Murray Energy, one of the largest coal companies in the United States, says it may be forced to cut its work force up to 80% because of excessive government regulation, among other factors.
Stiff competition and the collapse of coal prices have no doubt contributed to the decline of the coal industry. And the fracking revolution has brought massive amounts of natural gas to the market. But government carbon emission regulations are forcing electric companies to make the transition from coal-fired plants to facilities run on natural gas, causing a glut of coal on the market which has depressed prices.
Murray Energy Corp. notified employees it may have to slash as many as 4,400 jobs, or about 80 percent of its workforce, because of a combination of stiff regulations, low coal prices, and an increasingly crowded, competitive energy market. Company officials said it anticipates “massive workforce reductions in September.”
Murray’s owner, Robert Murray, is a stalwart supporter of Donald Trump and a fierce critic of President Barack Obama.
The possible layoffs were “due to the ongoing destruction of the United States coal industry by President Barack Obama, and his supporters, and the increased utilization of natural gas to generate electricity,” the company said in a press statement Friday.
The current coal price benchmark is $40 a ton, or half its level from five years ago, when the top Central Appalachian coal price ebbed at nearly $100 a ton.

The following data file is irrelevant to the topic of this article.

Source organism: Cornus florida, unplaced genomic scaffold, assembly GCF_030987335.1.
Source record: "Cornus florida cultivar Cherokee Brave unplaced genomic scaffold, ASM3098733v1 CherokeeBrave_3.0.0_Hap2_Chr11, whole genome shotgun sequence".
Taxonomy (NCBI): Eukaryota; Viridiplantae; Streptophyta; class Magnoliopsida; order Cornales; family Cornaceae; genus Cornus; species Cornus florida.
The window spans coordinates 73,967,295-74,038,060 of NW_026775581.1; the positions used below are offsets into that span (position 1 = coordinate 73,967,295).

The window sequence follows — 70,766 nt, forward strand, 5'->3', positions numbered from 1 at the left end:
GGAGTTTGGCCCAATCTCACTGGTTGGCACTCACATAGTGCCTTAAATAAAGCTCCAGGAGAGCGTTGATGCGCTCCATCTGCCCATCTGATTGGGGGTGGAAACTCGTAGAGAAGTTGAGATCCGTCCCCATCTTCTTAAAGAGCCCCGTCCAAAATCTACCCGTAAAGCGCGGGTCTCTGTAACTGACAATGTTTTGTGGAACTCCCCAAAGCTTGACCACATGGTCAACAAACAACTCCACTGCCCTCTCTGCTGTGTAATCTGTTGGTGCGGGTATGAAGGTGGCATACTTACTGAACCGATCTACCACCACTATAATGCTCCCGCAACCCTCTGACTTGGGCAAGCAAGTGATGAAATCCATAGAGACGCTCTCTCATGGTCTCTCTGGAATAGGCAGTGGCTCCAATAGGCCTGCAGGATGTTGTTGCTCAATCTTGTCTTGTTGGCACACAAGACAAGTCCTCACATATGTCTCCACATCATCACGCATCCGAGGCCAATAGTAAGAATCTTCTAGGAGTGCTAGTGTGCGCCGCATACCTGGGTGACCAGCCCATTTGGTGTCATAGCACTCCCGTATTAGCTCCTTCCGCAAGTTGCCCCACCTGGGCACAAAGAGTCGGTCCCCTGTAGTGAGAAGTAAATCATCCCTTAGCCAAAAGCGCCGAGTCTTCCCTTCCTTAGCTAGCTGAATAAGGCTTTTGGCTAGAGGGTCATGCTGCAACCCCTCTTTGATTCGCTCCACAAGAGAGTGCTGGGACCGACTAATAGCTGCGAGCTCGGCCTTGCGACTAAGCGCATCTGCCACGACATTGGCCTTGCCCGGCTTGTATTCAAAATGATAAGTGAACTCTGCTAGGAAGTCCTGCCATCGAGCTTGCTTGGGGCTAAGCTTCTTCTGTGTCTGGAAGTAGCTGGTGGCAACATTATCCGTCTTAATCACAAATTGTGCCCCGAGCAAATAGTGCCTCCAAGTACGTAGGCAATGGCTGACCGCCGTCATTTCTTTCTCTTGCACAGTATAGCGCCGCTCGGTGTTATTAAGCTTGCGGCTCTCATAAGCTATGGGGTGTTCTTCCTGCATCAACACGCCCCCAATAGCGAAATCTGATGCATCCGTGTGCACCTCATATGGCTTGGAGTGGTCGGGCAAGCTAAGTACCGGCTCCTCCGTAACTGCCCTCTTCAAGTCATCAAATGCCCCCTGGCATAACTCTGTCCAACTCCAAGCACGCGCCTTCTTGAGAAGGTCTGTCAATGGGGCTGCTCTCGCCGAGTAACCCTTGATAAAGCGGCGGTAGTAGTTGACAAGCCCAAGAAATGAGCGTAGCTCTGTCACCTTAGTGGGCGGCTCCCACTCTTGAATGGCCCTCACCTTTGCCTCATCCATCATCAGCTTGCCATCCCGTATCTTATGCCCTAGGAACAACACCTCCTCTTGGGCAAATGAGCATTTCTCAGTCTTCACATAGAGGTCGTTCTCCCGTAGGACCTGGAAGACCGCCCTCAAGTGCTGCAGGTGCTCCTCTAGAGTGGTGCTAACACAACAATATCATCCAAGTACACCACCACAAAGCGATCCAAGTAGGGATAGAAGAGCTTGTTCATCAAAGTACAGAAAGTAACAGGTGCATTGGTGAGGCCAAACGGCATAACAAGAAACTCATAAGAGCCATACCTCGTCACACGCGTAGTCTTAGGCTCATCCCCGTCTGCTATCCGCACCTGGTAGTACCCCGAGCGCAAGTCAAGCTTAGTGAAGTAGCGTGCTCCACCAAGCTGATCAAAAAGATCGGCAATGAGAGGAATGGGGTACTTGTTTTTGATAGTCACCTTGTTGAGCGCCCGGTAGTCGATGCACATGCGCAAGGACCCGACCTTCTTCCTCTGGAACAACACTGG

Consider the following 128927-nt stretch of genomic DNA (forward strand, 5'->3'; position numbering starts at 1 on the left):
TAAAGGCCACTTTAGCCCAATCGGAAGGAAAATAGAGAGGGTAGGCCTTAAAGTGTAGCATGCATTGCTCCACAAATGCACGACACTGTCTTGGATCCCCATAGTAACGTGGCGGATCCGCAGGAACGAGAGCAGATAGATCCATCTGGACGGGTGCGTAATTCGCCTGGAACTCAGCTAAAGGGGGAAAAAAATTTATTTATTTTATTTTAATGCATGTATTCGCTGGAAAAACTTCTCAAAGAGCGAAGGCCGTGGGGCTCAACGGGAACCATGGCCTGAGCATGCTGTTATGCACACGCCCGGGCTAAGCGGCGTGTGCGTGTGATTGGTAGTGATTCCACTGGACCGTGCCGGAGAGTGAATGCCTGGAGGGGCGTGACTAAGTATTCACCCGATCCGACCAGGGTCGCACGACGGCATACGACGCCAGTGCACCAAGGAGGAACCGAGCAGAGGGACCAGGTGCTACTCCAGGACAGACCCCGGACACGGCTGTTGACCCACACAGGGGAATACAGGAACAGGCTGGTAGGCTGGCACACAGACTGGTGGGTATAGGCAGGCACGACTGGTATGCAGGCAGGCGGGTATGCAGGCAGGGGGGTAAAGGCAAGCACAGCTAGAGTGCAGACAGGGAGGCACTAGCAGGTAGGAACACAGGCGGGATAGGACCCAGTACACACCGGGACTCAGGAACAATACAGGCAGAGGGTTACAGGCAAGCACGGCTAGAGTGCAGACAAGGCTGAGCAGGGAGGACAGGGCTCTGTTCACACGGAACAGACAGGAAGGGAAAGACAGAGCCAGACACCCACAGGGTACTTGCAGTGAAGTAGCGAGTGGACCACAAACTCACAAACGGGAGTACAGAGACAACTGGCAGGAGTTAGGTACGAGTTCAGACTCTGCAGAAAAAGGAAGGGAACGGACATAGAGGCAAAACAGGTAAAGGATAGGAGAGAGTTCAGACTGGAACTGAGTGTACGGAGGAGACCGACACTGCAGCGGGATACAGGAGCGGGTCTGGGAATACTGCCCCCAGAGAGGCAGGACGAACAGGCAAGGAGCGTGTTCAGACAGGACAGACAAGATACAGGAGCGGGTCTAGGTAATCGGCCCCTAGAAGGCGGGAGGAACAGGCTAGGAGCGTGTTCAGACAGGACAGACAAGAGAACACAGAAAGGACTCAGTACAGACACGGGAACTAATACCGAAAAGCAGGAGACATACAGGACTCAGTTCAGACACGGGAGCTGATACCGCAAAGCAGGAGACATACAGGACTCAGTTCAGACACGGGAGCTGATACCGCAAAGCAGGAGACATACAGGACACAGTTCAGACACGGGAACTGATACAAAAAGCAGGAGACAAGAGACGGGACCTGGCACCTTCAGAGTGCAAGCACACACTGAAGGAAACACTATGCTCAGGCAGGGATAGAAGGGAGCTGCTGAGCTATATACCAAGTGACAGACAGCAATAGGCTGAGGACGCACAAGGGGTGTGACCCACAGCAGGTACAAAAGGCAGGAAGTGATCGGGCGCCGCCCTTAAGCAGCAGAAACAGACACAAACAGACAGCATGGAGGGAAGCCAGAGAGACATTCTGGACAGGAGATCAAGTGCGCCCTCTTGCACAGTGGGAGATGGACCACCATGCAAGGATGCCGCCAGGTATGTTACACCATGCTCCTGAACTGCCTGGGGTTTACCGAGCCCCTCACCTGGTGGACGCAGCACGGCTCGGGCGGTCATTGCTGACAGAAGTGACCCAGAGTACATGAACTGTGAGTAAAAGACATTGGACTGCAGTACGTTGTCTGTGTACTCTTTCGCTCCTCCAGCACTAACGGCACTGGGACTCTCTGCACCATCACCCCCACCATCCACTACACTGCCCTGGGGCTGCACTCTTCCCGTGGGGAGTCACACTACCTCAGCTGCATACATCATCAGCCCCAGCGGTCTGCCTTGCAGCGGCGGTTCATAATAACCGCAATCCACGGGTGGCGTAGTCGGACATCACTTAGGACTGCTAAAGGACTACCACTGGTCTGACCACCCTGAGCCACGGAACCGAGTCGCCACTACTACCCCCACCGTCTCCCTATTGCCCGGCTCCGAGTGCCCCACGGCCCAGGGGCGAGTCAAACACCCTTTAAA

Another massive coal company, Peabody Energy Corp., was forced to file for Chapter 11 bankruptcy in April, joining the likes of fellow coal country gold standards Arch Coal and Illinois-based Alliance Coal, in contemplating drastic measures to pull itself up and out of the muck and mire. All three Goliaths are struggling in a coal market pummeled by low natural gas prices on one side, and overreaching regulations on the other.
Peabody, which was marked as a bankruptcy risk by regulators prior to the company’s decision, acknowledged it reneged on a $71.1 million interest payment to its lenders, putting in place a month-long grace period.
Much like Arch Coal — which filed for Chapter 11 in January — Peabody’s lenders are asking the once-massive coal producer to restructure its debt through bankruptcy. Arch filed in hopes of keeping $4.5 billion in debt off its financial accounts.
Of course, fears about climate change have been driving government policy on carbon emissions. But why couldn’t the regulations be phased in over a number of years to give coal companies time to adapt? The technology to burn coal cleaner and more efficiently is coming online soon, making the rush to overregulate the industry and destroy hundreds of thousands of jobs unnecessary.
There appears to be a thinly disguised vindictiveness in government coal policy. The same could be said for the fossil fuel industry, which has incurred the wrath of liberals for committing the sin of giving us abundant energy at a reasonable cost.
Coal needs a friend in the White House or there will be an industry-wide collapse.